Have you looked at your cable bill lately?These days, one item jumps out more than any other; after all, it's not necessarily the service itself that's overpriced these days if you get a bundle (and you use your landline phone plan). Cable box rental fees, however, are out of control. Some providers have even hiked rates past the $10 per box per month mark, so the hardware costs more than a Netflix subscription. And that doesn't even include DVR fees! If you buy a TiVo or build a home theater PC, you can buy a tuner that uses a CableCARD, but the card itself still has to be rented from the cable company, even if the price may be less than that of a box.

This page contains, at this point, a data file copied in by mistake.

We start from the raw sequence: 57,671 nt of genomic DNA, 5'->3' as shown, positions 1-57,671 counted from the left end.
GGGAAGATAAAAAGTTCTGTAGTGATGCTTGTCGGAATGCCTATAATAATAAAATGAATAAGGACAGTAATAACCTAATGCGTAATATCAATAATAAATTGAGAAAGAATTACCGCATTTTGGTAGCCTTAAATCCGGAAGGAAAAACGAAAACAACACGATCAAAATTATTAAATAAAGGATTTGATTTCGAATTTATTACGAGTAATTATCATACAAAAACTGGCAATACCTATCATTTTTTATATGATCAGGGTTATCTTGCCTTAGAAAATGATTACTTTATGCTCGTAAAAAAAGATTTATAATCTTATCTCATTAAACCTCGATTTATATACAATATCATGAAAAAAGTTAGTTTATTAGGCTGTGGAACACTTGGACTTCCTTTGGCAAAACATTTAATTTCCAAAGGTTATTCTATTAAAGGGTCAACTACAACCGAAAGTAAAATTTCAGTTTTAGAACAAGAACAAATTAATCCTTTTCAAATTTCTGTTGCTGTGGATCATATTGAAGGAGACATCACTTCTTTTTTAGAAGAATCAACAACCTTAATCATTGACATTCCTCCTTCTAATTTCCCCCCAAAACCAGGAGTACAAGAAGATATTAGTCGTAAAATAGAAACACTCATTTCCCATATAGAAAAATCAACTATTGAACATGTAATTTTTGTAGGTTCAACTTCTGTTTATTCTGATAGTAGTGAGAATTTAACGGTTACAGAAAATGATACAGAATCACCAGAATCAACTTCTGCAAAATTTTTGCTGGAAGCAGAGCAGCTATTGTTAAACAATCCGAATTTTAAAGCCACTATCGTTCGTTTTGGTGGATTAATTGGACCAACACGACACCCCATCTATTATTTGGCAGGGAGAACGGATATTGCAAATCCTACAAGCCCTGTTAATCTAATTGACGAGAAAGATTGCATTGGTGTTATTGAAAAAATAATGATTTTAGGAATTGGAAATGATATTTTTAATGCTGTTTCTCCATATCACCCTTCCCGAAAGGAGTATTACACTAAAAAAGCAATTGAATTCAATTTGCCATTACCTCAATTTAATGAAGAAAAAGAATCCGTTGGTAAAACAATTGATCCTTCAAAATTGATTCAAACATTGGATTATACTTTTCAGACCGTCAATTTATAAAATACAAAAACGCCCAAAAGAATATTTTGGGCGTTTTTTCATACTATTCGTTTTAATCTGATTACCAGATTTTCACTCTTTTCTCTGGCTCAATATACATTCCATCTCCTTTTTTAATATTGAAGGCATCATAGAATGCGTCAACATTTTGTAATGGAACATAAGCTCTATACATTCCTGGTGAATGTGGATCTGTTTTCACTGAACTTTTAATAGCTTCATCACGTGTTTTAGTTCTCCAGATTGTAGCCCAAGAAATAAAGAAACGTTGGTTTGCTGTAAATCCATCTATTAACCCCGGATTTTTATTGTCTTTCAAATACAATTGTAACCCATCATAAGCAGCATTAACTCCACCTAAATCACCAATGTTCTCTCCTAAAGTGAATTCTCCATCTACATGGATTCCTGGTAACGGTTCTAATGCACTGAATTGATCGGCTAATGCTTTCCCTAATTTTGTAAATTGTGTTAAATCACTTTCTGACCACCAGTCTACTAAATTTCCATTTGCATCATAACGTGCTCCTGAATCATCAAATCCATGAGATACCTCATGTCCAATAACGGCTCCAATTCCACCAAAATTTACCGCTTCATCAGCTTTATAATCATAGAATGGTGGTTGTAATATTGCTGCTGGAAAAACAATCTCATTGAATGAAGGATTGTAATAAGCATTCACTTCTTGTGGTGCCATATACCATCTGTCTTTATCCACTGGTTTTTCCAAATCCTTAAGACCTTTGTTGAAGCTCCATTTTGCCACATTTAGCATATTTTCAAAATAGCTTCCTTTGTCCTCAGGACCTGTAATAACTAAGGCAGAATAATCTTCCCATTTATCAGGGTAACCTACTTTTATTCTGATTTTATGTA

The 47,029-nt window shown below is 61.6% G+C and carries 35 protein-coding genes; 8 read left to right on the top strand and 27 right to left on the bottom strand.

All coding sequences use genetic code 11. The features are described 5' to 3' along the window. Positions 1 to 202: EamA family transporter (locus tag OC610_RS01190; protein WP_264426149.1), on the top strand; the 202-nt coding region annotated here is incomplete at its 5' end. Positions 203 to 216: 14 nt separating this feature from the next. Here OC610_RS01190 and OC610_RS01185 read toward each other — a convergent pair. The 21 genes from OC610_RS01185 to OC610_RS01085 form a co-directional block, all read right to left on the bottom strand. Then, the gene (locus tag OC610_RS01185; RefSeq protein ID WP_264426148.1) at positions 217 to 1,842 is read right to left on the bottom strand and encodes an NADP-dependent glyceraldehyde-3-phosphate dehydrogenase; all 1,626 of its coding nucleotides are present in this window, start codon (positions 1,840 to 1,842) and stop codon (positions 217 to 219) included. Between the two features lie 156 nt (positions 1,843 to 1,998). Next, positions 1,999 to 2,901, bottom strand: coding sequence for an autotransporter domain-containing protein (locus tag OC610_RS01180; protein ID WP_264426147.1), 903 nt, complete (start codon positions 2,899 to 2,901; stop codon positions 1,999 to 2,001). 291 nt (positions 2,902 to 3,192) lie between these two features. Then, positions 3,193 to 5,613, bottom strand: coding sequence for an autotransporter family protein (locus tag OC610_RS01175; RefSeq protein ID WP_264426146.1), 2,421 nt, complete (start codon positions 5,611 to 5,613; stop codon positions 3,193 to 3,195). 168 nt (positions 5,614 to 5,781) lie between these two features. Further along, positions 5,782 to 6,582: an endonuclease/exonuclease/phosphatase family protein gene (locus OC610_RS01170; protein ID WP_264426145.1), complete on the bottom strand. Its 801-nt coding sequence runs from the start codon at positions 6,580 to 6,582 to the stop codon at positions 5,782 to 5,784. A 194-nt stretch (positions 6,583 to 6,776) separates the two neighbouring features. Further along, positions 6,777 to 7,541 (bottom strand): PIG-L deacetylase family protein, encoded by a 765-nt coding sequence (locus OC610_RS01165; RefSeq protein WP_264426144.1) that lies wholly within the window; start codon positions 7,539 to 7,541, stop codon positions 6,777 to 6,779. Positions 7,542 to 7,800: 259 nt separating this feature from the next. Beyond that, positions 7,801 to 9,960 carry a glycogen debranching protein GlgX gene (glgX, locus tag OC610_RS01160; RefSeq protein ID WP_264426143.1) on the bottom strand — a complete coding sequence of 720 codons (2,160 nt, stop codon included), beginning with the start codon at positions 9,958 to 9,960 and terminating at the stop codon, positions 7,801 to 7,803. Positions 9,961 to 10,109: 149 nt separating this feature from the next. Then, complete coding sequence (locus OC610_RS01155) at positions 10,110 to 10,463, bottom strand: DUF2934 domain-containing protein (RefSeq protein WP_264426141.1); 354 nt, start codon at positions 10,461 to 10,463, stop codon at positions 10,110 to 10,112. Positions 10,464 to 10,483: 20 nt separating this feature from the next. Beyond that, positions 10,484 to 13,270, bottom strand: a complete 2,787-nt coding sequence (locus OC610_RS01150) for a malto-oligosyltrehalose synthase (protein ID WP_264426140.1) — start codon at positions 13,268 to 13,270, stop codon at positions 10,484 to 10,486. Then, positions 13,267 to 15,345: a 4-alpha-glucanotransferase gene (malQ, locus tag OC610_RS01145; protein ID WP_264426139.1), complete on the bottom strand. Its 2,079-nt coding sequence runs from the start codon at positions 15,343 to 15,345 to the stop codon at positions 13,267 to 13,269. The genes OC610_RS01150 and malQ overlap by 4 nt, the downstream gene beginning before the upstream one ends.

There has to be a better way to do this.The FCC agrees, and in February, it started to make the steps to push forward a proposal for an alternative. "Instead of mandating a government-specific standard that might impede innovation," its statement explained, "the Commission recommends that these three streams be available to the creators of competitive solutions using any published, transparent format that conforms to specifications set by an independent, open standards body." The cable companies, not wanting to abandon a source for $19.5 billion inannual revenue, have their own proposal, as well. Their proposal is built around "enforcing an industry-wide commitment to develop and deploy video 'apps' that all large MVPDs would build to open HTML5 web standards."But what does that exactly mean? For starters, who would ensure who makes what apps for what devices? It's not like, for example, Roku's devices have HTML5 web browsers, after all. When speaking to Motherboard, John Bergmayer, Senior Staff Attorney at Public Knowledge, told us that there are more than just technological hurdles. "How does it actually get on this device, and how does it work, and so forth, they're not really guaranteeing that these apps will have the same programming as is on set top boxes, much less the same features. That's giving quite an advantage to the cable box over the competitive solution, to where I think it is almost a proposal that is seemingly designed to fail."The only idea that really makes sense is to establish a standardized protocol for an internet protocol-based cable TV solution that various apps can then handle in their own ways with their own interfaces. The smaller cable companies have even objected to the cable company proposal would cost them twice as much to implement as the FCC proposal."I can't vouch for their specific numbers," Bergmayer added, "but one of the reasons why we supported the initial approach, to just send video and metadata to third party devices and let them handle the presentation of programming to customers, is that it's much simpler to support. [Whether] for cable companies, satellite companies, and so on, to the point we put on demos of it working back in December. It's not really a technological lift to support something like this, in fact, the cable companies already use similar technology internally."Which way will it go? It's not necessarily looking good since the US Copyright Office is buying into the cable industry's obfuscation over the other proposals enabling piracy. The industry is going to fight to keep from losing those billions in revenue: Even before most cable companies went all-digital, they still made you rent a box to get scrambled content like HBO, Showtime, and pay-per-view channels, which you couldn't get by plugging the coaxial cable into your TV. With their money and influence, getting them to let that go is going to be difficult. But, as Bergmayer notes, there is one wrinkle that means that, if the FCC really wanted to get their way, they could." The FCC is directed by statute to promote a competitive market for devices that can access all of the same content that someone subscribes to."Of course, there are a lot of things that the FCC is supposed to do.